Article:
Find topics of interest and explore encyclopedia content related to those topics
Find articles, photos, maps, films, and more listed alphabetically
Recommended resources and topics if you have limited time to teach about the Holocaust
Explore the ID Cards to learn more about personal experiences during the Holocaust
Antisemitic poster equating Jews with communism. The poster calls for the boycotting of Jewish interests. United States, 1939.
Portrait of John Pehle, Executive Director of the War Refugee Board. United States, 1940s.
Newly arrived refugees at a picnic in Fort Ontario. Oswego, New York, United States, 1944.
American military police admit a father and daughter, both displaced persons, to the refugee shelter at Fort Ontario. Oswego, New York, United States, after August 4, 1944.
Jewish refugees board the SS Mouzinho for the voyage to the United States. Among these refugees is a group of Jewish children recently rescued from internment camps in France. Lisbon, Portugal, ca. June 10, 1941.
Breckinridge Long (1881–1958). Long was an Assistant Secretary in the US State Department during World War II, from 1940-1944. Between 1939 and 1942, Breckinridge Long implemented new State Department policies which prioritized US national security over humanitarian concerns. Photograph taken in Washington, DC, United States, August 1943.
Poster calling for a boycott of German goods. Issued by the Jewish War Veterans of the United States. New York, United States, between 1937 and 1939.
Jan Karski (standing), underground courier for the Polish government-in-exile. He informed the west in the fall of 1942 about Nazi atrocities against Jews taking place in Poland. Pictured in his office in Washington, DC, United States, 1944.
British Jewish leader Sidney Silverman forwarded to American Jewish leader Stephen Wise this copy of a cable originating from Gerhart Riegner, World Jewish Congress representative in Geneva. Riegner had sent through their respective governments two cables warning Silverman and Wise of Nazi plans to exterminate European Jewry. The US State Department delayed delivery of the cable from Riegner to Wise, who initially received this version. United States, August 29, 1942.
Four days after the outbreak of World War II, Secretary of State Cordell Hull signs the Neutrality Proclamation (first signed by President Franklin D. Roosevelt) at the State Department. Washington, DC, United States, September 5, 1939.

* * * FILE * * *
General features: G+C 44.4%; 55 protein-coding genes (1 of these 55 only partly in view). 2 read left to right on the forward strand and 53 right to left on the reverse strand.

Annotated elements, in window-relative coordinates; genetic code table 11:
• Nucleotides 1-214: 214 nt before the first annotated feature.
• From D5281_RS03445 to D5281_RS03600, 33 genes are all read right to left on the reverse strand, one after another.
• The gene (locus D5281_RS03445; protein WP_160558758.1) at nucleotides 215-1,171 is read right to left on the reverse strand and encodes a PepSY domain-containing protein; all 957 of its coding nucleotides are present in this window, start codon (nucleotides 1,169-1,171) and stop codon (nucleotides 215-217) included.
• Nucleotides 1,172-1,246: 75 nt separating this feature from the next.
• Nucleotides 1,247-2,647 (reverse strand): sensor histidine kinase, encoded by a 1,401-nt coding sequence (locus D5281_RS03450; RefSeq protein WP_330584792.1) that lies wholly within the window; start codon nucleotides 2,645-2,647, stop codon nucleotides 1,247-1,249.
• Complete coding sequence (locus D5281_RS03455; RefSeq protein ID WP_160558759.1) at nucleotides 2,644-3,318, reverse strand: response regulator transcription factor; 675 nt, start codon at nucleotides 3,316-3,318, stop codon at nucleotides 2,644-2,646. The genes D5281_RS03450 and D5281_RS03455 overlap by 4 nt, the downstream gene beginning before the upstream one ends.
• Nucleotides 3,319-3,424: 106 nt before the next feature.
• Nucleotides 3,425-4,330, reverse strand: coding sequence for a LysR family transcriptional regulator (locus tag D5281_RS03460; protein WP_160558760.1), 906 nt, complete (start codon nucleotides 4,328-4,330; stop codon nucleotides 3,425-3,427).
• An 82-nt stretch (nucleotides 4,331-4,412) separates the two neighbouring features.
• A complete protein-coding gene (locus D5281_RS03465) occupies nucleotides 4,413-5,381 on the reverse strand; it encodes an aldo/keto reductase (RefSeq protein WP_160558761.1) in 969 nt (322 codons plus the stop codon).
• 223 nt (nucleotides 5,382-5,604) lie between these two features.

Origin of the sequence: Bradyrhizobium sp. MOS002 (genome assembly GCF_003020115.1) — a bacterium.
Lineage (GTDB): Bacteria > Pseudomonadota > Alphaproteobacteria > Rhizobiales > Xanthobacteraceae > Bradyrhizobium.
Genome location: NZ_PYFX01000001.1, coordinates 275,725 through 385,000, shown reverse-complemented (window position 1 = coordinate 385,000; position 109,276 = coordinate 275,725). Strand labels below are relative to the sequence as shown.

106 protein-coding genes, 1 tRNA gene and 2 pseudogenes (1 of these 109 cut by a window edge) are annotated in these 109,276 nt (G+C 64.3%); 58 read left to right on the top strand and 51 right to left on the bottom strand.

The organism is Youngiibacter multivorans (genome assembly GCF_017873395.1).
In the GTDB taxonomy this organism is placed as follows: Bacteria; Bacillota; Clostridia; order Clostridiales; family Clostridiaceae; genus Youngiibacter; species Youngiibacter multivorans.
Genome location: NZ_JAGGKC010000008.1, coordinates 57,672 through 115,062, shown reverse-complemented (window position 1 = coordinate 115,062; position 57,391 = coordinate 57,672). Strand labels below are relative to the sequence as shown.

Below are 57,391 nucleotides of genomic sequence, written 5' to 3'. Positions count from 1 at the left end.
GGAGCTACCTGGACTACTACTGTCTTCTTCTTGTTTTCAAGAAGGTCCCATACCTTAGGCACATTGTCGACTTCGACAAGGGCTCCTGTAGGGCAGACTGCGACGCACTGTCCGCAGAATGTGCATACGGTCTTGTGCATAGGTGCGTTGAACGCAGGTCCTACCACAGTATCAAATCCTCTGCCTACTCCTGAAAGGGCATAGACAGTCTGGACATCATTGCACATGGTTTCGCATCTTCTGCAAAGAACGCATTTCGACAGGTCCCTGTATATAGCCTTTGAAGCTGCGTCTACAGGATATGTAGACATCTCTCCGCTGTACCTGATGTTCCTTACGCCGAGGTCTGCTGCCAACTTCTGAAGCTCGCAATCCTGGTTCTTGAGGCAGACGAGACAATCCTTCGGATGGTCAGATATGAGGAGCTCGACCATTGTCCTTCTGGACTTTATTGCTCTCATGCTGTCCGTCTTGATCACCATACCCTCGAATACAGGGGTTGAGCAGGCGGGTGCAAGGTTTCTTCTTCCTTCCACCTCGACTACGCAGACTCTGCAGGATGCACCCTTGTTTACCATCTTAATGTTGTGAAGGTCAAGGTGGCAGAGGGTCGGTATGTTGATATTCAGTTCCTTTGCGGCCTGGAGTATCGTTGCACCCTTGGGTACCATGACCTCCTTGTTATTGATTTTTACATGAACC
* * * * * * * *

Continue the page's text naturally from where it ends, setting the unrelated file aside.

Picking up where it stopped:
Photo taken in Secretary of State Cordell Hull's office on the occasion of the third meeting of the War Refugee Board. Hull is at the left, Secretary of the Treasury Henry Morgenthau, Jr., is in the center, and Secretary of War Henry L. Stimson is at the right. Washington, DC, United States, March 21, 1944.
Meeting of the War Refugee Board in the office of Executive Director John Pehle. Pictured left to right are Albert Abrahamson, Assistant Secretary of the Treasury Josiah Dubois, and Pehle. Washington, DC, United States, March 21, 1944.
An antisemitic isolationist publication in the United States, ca. 1938–41. It blames Jews and Jewish interests for the war and advocates the boycott of Jewish businesses.
Antisemitic propaganda in the United States that presents President Franklin D. Roosevelt's declaration of a state of unlimited national emergency as the product of an international Jewish conspiracy to save world Jewry and to bring destruction upon America. United States, ca. 1938–41.
Among the antisemitic declarations on the caricature are:
"Jews Are The Cause of High Taxes - Slavery - Starvation and Death ---"
"How long will the American people continue to tolerate this hysteric, desperate JEWISH PLOT, with their phoney EMERGENCIES?"
"BREAK THE JEW CONTROL BEFORE OUR COUNTRY IS TOTALLY DESTROYED."
In a radio broadcast, aviator and noted isolationist Charles Lindbergh asserts that the United States is not in danger of invasion and that "meddling" in foreign affairs is a peril. Washington, DC, United States, May 20, 1940.
An advertisement for a series of lectures by Varian Fry, who worked in France to help anti-Nazi artists and intellectuals escape to the United States. New York, United States, 1942.
We would like to thank Crown Family Philanthropies and the Abe and Ida Cooper Foundation for supporting the ongoing work to create content and resources for the Holocaust Encyclopedia.
View the list of all donors.